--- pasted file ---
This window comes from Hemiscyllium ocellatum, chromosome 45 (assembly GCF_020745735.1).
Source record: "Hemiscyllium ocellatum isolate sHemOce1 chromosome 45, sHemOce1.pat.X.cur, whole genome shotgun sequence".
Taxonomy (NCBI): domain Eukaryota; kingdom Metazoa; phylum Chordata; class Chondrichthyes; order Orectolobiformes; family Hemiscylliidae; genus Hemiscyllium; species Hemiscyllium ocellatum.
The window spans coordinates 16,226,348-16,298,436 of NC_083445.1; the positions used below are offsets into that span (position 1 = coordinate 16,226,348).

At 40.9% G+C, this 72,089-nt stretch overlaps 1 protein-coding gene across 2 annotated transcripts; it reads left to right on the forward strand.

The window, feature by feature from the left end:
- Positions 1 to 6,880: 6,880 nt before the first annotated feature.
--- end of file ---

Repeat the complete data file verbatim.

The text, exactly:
This window comes from Hemiscyllium ocellatum, chromosome 45 (assembly GCF_020745735.1).
Source record: "Hemiscyllium ocellatum isolate sHemOce1 chromosome 45, sHemOce1.pat.X.cur, whole genome shotgun sequence".
Taxonomy (NCBI): domain Eukaryota; kingdom Metazoa; phylum Chordata; class Chondrichthyes; order Orectolobiformes; family Hemiscylliidae; genus Hemiscyllium; species Hemiscyllium ocellatum.
The window spans coordinates 16,226,348-16,298,436 of NC_083445.1; the positions used below are offsets into that span (position 1 = coordinate 16,226,348).

At 40.9% G+C, this 72,089-nt stretch overlaps 1 protein-coding gene across 2 annotated transcripts; it reads left to right on the forward strand.

The window, feature by feature from the left end:
- Positions 1 to 6,880: 6,880 nt before the first annotated feature.